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|Title:||Early developmental perturbations in a human stem cell model of MODY5/HNF1B pancreatic hypoplasia||Authors:||Teo, Adrian Kee Keong
Lau, Hwee Hui
Valdez, Ivan Achel
Kulkarni, Rohit N.
|Issue Date:||2016||Source:||Teo, A., Lau, H., Valdez, I., Dirice, E., Tjora, E., Raeder, H., & Kulkarni, R. (2016). Early Developmental Perturbations in a Human Stem Cell Model of MODY5/HNF1B Pancreatic Hypoplasia. Stem Cell Reports, 6(3), 357-367. doi:10.1016/j.stemcr.2016.01.007||Series/Report no.:||Stem Cell Reports||Abstract:||Patients with an HNF1BS148L/+ mutation (MODY5) typically exhibit pancreatic hypoplasia. However, the molecular mechanisms are unknown due to inaccessibility of patient material and because mouse models do not fully recapitulate MODY5. Here, we differentiated MODY5 human-induced pluripotent stem cells (hiPSCs) into pancreatic progenitors, and show that the HNF1BS148L/+ mutation causes a compensatory increase in several pancreatic transcription factors, and surprisingly, a decrease in PAX6 pancreatic gene expression. The lack of suppression of PDX1, PTF1A, GATA4, and GATA6 indicates that MODY5-mediated pancreatic hypoplasia is mechanistically independent. Overexpression studies demonstrate that a compensatory increase in PDX1 gene expression is due to mutant HNF1BS148L/+ but not wild-type HNF1B or HNF1A. Furthermore, HNF1B does not appear to directly regulate PAX6 gene expression necessary for glucose tolerance. Our results demonstrate compensatory mechanisms in the pancreatic transcription factor network due to mutant HNF1BS148L/+ protein. Thus, patients typically develop MODY5 but not neonatal diabetes despite exhibiting pancreatic hypoplasia.||URI:||https://hdl.handle.net/10356/88907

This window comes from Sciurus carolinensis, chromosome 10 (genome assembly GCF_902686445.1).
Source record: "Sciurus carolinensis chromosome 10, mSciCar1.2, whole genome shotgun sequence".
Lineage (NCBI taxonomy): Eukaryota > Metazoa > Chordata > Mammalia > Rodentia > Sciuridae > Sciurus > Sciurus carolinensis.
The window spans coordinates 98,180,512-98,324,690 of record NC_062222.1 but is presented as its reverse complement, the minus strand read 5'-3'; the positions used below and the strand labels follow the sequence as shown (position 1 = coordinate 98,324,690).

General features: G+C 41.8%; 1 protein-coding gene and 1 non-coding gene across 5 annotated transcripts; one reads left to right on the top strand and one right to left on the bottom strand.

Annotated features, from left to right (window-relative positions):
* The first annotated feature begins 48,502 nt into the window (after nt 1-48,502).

|DOI:||10.1016/j.stemcr.2016.01.007||Rights:||© 2016 The Authors. Published by Elsevier Inc. This is an open access article under the CC BY-NC-ND license (http://creativecommons.org/licenses/by-nc-nd/4.0/).||Fulltext Permission:||open||Fulltext Availability:||With Fulltext|
|Appears in Collections:||LKCMedicine Journal Articles|
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